- Teachers were not providing enough corrective feedback to students, a least from the students’ perspective.
- Teachers tend to use more indirect ways of correction.
- Students tend to prefer more student-generated correction.
- Many times students don’t notice if the teacher is correcting them or how the teacher is correcting them.
- Advanced students want and need corrective feedback. Many teachers have reported correcting their students’ pronunciation of “ed” in regular verbs or certain word choices such as “depend of” (rather than “on”) and students reacting by saying, “Why didn’t anyone tell me this before!”
- In a strategy training and learner autonomy perspective, it might be beneficial to discuss this topic with your students and even use a questionnaire asking whether they want their errors to be corrected and how. While it’s virtually impossible for the teacher to remember each student’s preference, it will give them an idea of the group’s general preferences
- Teachers should steer clear from recasts. They are definitely confusing to students as corrective feedback, as Lyster and Ranta (1997) have pointed out.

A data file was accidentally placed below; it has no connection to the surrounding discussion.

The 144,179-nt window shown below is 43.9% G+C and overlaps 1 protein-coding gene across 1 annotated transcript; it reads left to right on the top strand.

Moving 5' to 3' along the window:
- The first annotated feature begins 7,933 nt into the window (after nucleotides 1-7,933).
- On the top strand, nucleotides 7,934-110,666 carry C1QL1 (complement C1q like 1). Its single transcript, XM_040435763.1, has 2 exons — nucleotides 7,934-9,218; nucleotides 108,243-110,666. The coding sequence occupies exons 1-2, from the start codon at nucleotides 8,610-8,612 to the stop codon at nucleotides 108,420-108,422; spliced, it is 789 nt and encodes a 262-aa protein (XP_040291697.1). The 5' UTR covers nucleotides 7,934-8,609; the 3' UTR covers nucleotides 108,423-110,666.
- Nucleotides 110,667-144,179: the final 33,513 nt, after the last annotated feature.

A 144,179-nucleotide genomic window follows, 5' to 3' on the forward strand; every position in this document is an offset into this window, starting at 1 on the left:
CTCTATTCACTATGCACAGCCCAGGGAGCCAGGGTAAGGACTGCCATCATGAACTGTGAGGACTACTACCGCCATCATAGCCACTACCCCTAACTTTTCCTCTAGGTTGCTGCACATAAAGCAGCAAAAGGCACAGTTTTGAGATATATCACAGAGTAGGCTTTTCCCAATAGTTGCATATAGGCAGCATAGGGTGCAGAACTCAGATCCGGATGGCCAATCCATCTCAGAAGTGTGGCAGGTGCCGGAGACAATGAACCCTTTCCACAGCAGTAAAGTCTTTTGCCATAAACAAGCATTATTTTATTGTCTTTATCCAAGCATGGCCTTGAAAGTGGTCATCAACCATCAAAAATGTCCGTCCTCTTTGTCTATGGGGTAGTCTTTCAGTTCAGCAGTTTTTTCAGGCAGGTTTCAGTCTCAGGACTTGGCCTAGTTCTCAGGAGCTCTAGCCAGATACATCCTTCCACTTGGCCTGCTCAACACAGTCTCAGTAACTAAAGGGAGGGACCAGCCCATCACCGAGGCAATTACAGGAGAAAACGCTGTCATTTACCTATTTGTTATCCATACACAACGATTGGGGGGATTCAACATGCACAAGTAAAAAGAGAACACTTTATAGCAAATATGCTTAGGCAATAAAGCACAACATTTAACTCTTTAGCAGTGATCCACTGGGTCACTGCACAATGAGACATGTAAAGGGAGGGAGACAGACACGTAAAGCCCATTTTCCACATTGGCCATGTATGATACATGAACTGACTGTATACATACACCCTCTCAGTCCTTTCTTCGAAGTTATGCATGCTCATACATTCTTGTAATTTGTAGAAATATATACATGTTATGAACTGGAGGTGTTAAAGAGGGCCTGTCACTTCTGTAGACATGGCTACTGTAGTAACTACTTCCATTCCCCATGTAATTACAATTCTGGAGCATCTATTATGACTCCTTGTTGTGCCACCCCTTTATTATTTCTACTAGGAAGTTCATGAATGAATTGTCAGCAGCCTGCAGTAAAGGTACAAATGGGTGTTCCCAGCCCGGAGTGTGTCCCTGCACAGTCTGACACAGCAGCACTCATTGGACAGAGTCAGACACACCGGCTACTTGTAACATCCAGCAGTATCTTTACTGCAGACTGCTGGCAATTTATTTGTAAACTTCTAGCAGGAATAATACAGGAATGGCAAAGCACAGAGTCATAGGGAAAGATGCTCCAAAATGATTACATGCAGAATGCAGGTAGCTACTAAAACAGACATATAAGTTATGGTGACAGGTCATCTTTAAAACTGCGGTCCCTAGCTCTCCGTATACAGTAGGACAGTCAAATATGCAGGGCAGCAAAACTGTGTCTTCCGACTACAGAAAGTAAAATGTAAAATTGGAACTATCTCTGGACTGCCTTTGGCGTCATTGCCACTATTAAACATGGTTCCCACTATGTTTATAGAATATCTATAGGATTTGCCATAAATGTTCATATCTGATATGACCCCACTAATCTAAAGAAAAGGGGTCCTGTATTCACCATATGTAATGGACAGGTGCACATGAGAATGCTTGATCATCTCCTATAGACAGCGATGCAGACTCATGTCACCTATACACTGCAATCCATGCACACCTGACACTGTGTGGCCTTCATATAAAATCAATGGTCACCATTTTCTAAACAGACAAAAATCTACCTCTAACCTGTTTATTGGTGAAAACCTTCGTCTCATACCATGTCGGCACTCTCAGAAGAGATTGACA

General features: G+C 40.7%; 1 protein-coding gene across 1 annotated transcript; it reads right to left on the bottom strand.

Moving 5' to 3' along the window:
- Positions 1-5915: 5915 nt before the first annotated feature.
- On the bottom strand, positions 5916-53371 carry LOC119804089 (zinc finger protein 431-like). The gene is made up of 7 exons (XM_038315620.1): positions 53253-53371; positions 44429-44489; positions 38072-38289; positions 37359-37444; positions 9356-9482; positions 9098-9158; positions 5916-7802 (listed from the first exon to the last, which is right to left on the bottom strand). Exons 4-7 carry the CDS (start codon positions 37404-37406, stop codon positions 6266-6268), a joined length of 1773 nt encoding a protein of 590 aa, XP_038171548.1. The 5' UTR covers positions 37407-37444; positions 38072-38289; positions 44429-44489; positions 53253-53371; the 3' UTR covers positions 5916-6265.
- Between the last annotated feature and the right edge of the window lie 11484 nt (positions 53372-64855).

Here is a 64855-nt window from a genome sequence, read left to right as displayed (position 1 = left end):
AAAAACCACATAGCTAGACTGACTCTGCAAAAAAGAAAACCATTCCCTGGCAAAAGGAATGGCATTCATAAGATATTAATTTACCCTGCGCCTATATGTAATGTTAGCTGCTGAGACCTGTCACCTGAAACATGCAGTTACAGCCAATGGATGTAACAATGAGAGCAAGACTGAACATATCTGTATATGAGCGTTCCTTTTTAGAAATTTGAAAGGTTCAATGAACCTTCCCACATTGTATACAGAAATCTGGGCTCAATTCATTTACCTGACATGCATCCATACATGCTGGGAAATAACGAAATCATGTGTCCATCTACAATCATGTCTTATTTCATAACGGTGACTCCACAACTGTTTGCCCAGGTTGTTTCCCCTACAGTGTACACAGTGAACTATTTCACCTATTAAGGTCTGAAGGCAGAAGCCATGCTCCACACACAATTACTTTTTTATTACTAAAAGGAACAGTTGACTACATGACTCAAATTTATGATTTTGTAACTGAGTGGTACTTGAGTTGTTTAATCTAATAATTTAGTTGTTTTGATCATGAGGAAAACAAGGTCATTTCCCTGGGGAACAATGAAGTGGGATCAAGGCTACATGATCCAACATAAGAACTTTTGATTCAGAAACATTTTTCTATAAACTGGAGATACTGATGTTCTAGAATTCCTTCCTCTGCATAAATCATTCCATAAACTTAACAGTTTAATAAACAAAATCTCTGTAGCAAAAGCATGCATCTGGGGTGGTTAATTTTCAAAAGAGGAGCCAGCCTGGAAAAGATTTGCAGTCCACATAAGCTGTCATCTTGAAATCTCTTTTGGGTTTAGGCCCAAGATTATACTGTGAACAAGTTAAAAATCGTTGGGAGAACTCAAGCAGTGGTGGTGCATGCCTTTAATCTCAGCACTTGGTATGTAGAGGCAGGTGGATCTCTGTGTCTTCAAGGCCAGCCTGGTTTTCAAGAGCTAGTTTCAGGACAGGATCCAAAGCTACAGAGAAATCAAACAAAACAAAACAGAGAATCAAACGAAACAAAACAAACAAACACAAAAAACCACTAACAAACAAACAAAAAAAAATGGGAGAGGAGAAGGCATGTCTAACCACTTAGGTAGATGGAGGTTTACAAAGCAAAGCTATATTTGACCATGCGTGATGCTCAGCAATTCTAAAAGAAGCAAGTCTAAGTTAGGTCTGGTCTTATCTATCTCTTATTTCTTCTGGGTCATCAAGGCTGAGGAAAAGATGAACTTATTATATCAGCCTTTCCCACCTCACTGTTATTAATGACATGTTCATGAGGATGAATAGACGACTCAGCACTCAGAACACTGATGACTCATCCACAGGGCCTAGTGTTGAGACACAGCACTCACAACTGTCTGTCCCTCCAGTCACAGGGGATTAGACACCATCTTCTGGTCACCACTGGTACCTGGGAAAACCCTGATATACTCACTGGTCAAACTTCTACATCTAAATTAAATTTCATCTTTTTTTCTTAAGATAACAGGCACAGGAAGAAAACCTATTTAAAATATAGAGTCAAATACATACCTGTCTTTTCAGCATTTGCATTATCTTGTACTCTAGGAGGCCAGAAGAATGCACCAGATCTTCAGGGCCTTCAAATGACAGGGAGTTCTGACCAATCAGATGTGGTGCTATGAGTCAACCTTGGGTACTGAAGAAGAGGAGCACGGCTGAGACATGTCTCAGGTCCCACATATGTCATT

Again, we are talking about ADVANCED-LEVEL STUDENTS. We are not talking about students who are initiating their studies and need to feel comfortable with the language first, or who still need to lower their affective filters. We are not talking about how fluency should come before accuracy in initial stages of language learning. We are talking about students’ LAST CHANCE. We are talking about EMPOWERING them to surpass the uncountable gatekeepers they will encounter – proficiency tests, job interviews, college-application essays, to name a few. One might say, “Who cares if they say ‘depend of’ instead of ‘depend on’? They’re getting their message across anyway!” Well, THEY might care. Someone else out there who’s going to make decisions about their English might care. My suggestion: AT LEAST ASK THE STUDENTS!
Leaving language instruction at an intuitive and ‘mystical’ level of ‘natural language acquisition’ may be easy for the teacher and may make some students feel good, but it leads to disempowerment. (Grabe, 2002:279)
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Grabe, W. (2002). Dilemmas for the Development of Second Language Reading Abilities. In J. C. Richards and W. A. Renandya (Eds). Methodology in Language Teaching – An Anthology of Current Practice. New York, NY: Cambridge University Press.